8. 8. Journal of Civil Engineering and Technology (JCIET), ISSN 2347 –4203 (Print), ISSN 2347 –4211 (Online) Volume 1, Issue 1, July-December (2013), © IAEME 8 6. NUMERICAL EXAMPLES A fluid passes over a flat plate with uniform free stream velocity U∞ . The centerline of the plate of length Lb is shown in Figure 5. The plate is inclined at a small angle α with the flow direction. The centerline of the flat plate is represented by line (cantilever beam) with five discrete vortices on its surface. The strength of vortices on the surface of the beam is evaluated numerically. The length of the beam Lb is divided into five number of finite element and length of each element isa = Lb/5 as shown in Figure 5 (a) a 1 2 3 4 5 α U∞ Lb 0.25 a 0.75 a a Vortex point collocation point The formation of vortices and its strength may be simulated with distribution of point vortices over the surface of the beam. For the analysis the vortex point is placed at position 0.25a and collocation point at 0.75a of each element as shown in Figure 5 (b) as similar position is chosen by Katz and Plotkin (2001). The strength of vortex on the beam surface is evaluated numerically for a uniform flow velocity passes the structural element and presented in Table 1. The strength of vortex at five selected point on the structural element is evaluated. The magnitude of the vortex strength is presented in the form sinaU γ π α∞ Γ = in Table 1 to compare the results with the results of Katz and Plotkin (2001). The strength of vortex at five points is denoted by 1 2 5, ,......Γ Γ Γ and corresponding non-dimensional vortex strength is γ1, γ2, …….. γ5. Vortex Strength Katz & Plotkin (2001) Present Analysis 1γ 2.46092 2.46087 2γ 1.09374 1.09366 3γ 0.70314 0.70312 4γ 0.46876 0.46872 5γ 0.27344 0.27341 (a) Cantilever beam discretized into finite element Table 1: Comparison of vortex strength for uniform flow passes over the beam structure (b) Vortex point and collocation point within an element Figure 5: Schematic representation of nodes, vortex point and collocation point on the surface of structural element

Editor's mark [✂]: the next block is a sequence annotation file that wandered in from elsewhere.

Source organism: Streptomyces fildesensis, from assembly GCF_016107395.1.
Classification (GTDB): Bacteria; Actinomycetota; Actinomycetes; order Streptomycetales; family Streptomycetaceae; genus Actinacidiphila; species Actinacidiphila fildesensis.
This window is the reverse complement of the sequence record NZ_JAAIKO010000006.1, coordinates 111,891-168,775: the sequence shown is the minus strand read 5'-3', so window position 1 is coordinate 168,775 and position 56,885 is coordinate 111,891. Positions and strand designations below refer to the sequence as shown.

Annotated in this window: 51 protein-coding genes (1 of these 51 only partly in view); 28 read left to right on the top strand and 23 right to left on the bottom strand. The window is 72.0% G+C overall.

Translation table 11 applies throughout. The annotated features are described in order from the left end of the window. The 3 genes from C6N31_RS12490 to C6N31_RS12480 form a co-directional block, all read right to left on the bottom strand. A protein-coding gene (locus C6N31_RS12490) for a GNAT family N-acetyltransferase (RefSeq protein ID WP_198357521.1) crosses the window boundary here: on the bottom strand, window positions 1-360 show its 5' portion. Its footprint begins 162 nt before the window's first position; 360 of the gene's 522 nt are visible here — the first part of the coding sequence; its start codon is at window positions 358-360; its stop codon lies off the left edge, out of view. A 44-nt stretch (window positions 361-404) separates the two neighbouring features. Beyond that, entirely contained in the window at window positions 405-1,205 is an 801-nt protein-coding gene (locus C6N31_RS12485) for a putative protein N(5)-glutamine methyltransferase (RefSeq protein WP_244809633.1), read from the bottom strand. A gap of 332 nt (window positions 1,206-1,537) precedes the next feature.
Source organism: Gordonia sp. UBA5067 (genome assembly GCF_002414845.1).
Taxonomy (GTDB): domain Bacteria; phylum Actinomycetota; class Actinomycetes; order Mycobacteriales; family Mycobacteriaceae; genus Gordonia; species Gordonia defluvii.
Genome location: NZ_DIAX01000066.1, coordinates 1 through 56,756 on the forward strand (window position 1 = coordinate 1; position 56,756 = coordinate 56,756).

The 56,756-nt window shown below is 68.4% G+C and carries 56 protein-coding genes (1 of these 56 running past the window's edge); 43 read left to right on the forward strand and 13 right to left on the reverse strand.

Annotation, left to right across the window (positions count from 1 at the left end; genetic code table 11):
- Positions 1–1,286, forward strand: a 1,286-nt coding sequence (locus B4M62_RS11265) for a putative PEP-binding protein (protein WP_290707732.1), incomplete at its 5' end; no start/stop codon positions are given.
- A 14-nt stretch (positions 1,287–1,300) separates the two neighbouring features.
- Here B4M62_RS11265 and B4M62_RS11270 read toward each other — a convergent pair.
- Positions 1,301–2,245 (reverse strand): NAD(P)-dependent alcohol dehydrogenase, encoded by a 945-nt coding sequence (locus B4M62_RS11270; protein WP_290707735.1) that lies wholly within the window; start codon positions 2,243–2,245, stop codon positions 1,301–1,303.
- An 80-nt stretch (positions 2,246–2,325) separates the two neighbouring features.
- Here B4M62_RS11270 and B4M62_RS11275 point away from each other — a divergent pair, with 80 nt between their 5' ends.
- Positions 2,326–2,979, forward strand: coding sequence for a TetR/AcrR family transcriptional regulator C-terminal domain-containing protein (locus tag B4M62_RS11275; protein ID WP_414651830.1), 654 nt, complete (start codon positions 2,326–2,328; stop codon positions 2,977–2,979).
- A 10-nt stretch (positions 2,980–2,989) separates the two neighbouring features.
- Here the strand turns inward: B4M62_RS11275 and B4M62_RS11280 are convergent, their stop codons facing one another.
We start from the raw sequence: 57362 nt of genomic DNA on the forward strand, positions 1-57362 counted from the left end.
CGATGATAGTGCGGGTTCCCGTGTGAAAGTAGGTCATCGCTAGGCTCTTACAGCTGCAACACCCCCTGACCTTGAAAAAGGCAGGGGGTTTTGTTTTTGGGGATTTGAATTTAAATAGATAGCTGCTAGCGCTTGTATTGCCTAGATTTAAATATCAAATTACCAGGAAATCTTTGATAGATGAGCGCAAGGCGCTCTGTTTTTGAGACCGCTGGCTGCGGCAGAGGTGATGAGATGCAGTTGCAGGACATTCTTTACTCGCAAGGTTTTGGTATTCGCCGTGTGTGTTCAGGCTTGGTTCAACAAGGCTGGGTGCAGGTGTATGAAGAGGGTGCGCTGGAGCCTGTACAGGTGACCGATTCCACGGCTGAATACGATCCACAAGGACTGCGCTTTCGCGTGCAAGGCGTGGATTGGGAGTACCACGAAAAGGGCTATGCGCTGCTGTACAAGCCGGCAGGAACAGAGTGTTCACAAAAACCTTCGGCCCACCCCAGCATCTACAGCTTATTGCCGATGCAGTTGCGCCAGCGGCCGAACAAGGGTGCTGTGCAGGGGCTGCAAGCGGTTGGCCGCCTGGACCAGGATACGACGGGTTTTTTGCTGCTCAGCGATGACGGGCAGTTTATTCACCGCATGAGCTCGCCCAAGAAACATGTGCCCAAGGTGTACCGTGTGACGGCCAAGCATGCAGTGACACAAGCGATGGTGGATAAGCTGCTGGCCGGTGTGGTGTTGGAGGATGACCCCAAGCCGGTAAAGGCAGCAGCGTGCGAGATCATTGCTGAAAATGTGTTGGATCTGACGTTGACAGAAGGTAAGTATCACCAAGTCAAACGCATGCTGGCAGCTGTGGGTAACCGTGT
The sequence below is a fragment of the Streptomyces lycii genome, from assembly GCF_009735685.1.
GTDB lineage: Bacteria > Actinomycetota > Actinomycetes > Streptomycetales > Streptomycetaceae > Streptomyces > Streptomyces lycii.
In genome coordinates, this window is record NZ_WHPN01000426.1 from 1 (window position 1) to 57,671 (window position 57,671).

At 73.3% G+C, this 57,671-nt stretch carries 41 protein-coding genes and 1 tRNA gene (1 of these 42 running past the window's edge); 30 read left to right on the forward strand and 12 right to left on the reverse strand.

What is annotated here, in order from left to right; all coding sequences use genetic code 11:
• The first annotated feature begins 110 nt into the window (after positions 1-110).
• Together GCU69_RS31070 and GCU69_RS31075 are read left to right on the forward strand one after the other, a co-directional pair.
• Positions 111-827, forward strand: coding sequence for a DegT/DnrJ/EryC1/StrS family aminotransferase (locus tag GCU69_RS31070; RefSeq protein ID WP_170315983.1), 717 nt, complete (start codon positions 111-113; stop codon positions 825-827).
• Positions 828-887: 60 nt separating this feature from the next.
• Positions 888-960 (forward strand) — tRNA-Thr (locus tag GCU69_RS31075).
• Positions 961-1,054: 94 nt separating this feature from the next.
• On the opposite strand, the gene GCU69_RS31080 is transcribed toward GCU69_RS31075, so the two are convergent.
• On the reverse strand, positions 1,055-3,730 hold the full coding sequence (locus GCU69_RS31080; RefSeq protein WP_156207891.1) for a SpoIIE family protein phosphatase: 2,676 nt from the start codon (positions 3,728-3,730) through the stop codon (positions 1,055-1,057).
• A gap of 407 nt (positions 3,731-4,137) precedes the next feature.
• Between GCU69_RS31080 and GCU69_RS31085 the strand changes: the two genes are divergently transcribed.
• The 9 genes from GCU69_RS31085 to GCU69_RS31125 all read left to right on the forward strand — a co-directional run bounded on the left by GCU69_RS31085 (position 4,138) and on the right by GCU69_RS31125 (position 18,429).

9. 9. Journal of Civil Engineering and Technology (JCIET), ISSN 2347 –4203 (Print), ISSN 2347 –4211 (Online) Volume 1, Issue 1, July-December (2013), © IAEME 9 From Table 1, it is observed that the magnitude of vortex strength at each vortex point is well matched with the results of Katz and Plotkin (2001). The vortex strength decreases slowly in the trailing edge compared to the leading edge. Numerical Example 1 A fluid with flow velocity 0( ) sin( )fU t U t∞ = Ω passes over a rigid structural element (Figure 5 (a)) of length (Lb) 0.5m and breadth 0.04m. The structural element is inclined at a small angle α =10 with the flow direction. The vortex strength and lift force at the surface of the structural element is evaluated for 0 0.2U = m/s at time instant t=0.2s. The strength of vortex at a point x/Lb=0.2 on the surface of the structural element is evaluated for sinusoidal fluid flow velocity over the structural element. The variation of vortex strength with fluid flow frequency is presented in Figure 6. It is observed from Figure 6 that the vortex strength at any point varies sinusoidally with fluid flow frequency which is sinusoidal. This shows that the strength of vortex depends on magnitude of flow velocity and frequency of oscillating fluid flow velocity that are interacting with structural element. 0 2 4 6 8 10 -0.15 -0.10 -0.05 0.00 0.05 0.10 0.15 VortexstrengthΓ Ωf Uα =U0 Sin (Ωf t) For similar conditions, pressure and lift coefficients are evaluated for the structural element and presented in Figure 7. It is observed from Figure 7 that pressure and lift coefficient vary periodically with change of flow frequency. Sudden jump of magnitude of the pressure and lift coefficients are observed at certain interval of flow frequency. The jump may be due to the change of the direction of flow that passes the structural element. Figure 6: Vortex strength at a point x/Lb=0.2 on the surface of structural element for periodic flow 0 ( )fU U Sin t∞ = Ω